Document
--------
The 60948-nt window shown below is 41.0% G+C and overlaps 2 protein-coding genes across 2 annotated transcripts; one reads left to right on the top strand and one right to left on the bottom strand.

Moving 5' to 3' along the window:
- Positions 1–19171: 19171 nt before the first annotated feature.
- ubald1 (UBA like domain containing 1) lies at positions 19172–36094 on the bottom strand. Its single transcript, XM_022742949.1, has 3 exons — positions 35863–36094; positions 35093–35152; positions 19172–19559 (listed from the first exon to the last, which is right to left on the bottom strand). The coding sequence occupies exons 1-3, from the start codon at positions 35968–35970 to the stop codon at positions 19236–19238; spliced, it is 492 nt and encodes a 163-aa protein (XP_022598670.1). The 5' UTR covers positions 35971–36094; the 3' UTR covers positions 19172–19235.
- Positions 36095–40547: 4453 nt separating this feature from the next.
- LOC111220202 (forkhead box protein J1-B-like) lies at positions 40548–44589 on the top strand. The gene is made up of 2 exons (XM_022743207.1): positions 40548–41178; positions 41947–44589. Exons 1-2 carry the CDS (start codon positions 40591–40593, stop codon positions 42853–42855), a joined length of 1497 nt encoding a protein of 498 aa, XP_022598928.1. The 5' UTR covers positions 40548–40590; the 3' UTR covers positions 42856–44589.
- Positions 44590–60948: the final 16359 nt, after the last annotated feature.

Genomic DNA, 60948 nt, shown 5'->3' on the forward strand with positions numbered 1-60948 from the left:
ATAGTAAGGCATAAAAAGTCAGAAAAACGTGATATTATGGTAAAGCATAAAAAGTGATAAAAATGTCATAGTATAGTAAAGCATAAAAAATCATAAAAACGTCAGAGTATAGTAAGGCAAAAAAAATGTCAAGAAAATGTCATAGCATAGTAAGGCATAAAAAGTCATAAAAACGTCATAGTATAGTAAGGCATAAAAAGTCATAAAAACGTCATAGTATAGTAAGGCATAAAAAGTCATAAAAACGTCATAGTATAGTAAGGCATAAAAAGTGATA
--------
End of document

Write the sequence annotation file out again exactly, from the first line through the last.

The 60948-nt window shown below is 41.0% G+C and overlaps 2 protein-coding genes across 2 annotated transcripts; one reads left to right on the top strand and one right to left on the bottom strand.

Moving 5' to 3' along the window:
- Positions 1–19171: 19171 nt before the first annotated feature.
- ubald1 (UBA like domain containing 1) lies at positions 19172–36094 on the bottom strand. Its single transcript, XM_022742949.1, has 3 exons — positions 35863–36094; positions 35093–35152; positions 19172–19559 (listed from the first exon to the last, which is right to left on the bottom strand). The coding sequence occupies exons 1-3, from the start codon at positions 35968–35970 to the stop codon at positions 19236–19238; spliced, it is 492 nt and encodes a 163-aa protein (XP_022598670.1). The 5' UTR covers positions 35971–36094; the 3' UTR covers positions 19172–19235.
- Positions 36095–40547: 4453 nt separating this feature from the next.
- LOC111220202 (forkhead box protein J1-B-like) lies at positions 40548–44589 on the top strand. The gene is made up of 2 exons (XM_022743207.1): positions 40548–41178; positions 41947–44589. Exons 1-2 carry the CDS (start codon positions 40591–40593, stop codon positions 42853–42855), a joined length of 1497 nt encoding a protein of 498 aa, XP_022598928.1. The 5' UTR covers positions 40548–40590; the 3' UTR covers positions 42856–44589.
- Positions 44590–60948: the final 16359 nt, after the last annotated feature.

Genomic DNA, 60948 nt, shown 5'->3' on the forward strand with positions numbered 1-60948 from the left:
ATAGTAAGGCATAAAAAGTCAGAAAAACGTGATATTATGGTAAAGCATAAAAAGTGATAAAAATGTCATAGTATAGTAAAGCATAAAAAATCATAAAAACGTCAGAGTATAGTAAGGCAAAAAAAATGTCAAGAAAATGTCATAGCATAGTAAGGCATAAAAAGTCATAAAAACGTCATAGTATAGTAAGGCATAAAAAGTCATAAAAACGTCATAGTATAGTAAGGCATAAAAAGTCATAAAAACGTCATAGTATAGTAAGGCATAAAAAGTGATA